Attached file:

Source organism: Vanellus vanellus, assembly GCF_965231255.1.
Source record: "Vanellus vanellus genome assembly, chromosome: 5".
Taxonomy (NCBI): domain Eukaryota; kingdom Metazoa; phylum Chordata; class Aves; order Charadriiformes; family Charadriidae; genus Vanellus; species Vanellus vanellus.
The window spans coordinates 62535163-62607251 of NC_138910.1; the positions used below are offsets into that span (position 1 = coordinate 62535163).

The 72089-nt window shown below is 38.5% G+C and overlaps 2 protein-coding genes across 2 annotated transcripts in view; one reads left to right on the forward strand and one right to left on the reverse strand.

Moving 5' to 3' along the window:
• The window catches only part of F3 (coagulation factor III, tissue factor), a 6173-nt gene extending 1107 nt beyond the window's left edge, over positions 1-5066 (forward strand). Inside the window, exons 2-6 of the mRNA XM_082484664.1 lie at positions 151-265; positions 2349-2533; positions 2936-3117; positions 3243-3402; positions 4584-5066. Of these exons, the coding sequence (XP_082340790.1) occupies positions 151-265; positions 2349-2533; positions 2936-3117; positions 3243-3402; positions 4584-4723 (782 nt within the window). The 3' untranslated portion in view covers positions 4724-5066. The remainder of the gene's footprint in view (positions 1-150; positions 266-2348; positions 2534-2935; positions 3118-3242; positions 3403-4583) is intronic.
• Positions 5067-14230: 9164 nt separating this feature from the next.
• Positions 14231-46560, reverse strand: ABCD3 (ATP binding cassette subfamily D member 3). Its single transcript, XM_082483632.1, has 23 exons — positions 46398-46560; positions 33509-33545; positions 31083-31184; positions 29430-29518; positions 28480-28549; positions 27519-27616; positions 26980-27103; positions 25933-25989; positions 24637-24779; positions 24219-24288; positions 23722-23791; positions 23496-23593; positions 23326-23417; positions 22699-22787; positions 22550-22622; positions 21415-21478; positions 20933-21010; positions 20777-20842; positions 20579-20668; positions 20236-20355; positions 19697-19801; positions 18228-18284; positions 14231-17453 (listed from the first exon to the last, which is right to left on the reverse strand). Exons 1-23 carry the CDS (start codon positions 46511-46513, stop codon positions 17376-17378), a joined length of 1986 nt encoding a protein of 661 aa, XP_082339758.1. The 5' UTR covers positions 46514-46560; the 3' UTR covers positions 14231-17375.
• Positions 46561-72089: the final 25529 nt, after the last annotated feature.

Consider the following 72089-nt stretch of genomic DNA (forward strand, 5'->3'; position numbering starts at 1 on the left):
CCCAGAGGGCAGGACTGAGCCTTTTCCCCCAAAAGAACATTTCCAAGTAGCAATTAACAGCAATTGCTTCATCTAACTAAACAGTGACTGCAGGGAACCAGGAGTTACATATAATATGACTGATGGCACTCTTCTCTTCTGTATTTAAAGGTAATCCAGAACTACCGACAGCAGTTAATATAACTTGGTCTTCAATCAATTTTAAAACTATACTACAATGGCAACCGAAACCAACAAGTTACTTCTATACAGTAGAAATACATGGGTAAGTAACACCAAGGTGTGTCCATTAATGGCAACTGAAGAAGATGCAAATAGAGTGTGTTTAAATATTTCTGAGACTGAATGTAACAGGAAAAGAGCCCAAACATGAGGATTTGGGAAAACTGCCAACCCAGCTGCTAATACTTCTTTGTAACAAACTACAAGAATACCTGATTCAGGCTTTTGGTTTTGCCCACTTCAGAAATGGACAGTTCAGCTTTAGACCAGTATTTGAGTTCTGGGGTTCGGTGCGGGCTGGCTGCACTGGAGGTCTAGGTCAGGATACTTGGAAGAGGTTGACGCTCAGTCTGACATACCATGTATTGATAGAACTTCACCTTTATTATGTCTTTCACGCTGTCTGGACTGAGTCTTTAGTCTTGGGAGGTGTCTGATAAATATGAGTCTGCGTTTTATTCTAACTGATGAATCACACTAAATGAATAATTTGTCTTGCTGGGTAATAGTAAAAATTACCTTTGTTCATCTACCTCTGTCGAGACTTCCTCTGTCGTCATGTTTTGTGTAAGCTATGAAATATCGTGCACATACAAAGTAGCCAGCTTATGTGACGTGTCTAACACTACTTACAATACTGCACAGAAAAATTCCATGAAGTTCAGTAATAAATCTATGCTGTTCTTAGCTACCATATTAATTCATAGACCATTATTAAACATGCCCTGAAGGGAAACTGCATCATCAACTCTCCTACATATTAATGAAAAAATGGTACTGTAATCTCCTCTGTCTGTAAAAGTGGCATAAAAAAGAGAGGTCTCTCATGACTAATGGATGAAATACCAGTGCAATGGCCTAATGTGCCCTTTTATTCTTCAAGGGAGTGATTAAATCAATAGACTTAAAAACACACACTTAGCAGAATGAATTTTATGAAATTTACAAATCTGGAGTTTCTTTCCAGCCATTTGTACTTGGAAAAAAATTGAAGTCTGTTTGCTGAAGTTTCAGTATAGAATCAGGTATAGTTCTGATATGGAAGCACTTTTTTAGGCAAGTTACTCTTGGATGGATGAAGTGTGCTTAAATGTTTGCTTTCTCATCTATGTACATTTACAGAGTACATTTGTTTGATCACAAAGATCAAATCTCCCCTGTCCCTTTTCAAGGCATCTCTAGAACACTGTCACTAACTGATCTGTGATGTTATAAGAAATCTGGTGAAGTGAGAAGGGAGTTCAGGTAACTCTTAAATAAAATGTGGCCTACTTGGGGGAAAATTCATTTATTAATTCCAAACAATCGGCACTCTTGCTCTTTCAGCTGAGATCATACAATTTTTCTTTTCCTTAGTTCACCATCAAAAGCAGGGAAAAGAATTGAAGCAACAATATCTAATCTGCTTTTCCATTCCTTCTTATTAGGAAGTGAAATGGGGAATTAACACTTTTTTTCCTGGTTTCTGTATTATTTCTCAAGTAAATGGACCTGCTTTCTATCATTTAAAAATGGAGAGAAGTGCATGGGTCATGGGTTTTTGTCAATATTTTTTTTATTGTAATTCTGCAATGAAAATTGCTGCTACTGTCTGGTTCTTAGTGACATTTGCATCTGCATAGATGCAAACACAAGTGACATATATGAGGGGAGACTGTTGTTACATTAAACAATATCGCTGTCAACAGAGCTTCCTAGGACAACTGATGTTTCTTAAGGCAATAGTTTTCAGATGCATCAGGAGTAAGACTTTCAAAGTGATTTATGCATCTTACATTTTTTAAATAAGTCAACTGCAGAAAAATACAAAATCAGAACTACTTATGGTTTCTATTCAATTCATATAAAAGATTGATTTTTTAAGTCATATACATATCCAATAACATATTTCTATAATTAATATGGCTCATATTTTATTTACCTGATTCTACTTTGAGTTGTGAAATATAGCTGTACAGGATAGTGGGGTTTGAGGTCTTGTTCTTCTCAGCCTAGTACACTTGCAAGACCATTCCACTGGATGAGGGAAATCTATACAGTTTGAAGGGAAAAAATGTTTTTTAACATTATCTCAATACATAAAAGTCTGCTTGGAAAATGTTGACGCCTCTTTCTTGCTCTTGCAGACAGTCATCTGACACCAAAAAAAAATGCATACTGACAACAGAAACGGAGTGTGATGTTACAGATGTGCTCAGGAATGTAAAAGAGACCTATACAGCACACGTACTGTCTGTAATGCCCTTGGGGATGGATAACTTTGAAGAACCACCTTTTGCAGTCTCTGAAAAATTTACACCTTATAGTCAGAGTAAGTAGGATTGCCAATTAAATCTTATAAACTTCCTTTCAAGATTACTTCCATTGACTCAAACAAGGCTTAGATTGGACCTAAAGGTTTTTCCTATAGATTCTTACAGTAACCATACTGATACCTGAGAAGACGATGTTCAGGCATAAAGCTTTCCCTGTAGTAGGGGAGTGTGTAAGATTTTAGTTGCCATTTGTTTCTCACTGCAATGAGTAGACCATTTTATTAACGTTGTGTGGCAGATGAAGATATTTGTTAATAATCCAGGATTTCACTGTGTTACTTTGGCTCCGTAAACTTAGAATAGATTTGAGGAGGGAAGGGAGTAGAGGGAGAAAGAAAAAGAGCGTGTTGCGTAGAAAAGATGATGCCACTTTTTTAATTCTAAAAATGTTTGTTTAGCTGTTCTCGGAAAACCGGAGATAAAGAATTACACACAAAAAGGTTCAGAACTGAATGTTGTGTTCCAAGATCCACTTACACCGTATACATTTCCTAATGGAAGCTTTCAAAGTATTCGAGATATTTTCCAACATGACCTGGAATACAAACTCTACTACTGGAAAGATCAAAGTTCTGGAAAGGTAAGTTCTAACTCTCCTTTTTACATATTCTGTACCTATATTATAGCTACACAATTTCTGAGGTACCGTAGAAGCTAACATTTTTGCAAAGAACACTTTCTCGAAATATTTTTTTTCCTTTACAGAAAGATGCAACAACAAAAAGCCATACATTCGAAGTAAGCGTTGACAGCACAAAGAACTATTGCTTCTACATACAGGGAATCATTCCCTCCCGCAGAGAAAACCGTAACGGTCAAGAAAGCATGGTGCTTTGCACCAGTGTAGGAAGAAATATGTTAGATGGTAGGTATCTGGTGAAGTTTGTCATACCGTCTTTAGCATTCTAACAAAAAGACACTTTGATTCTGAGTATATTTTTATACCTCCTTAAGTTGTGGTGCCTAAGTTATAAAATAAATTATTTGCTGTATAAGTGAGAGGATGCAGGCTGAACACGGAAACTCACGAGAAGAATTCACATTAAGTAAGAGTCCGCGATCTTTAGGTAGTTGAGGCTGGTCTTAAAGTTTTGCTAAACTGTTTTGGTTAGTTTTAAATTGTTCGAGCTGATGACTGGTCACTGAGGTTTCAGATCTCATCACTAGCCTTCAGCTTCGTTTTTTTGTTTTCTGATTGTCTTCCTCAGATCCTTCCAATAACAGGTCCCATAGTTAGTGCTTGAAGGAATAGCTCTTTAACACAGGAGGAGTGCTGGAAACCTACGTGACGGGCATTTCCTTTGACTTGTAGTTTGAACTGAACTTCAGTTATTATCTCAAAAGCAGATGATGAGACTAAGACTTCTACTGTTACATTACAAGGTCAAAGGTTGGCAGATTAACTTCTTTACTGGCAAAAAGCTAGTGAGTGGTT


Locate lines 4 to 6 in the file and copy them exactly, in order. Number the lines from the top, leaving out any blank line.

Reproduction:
The window spans coordinates 62535163-62607251 of NC_138910.1; the positions used below are offsets into that span (position 1 = coordinate 62535163).

The 72089-nt window shown below is 38.5% G+C and overlaps 2 protein-coding genes across 2 annotated transcripts in view; one reads left to right on the forward strand and one right to left on the reverse strand.

Moving 5' to 3' along the window: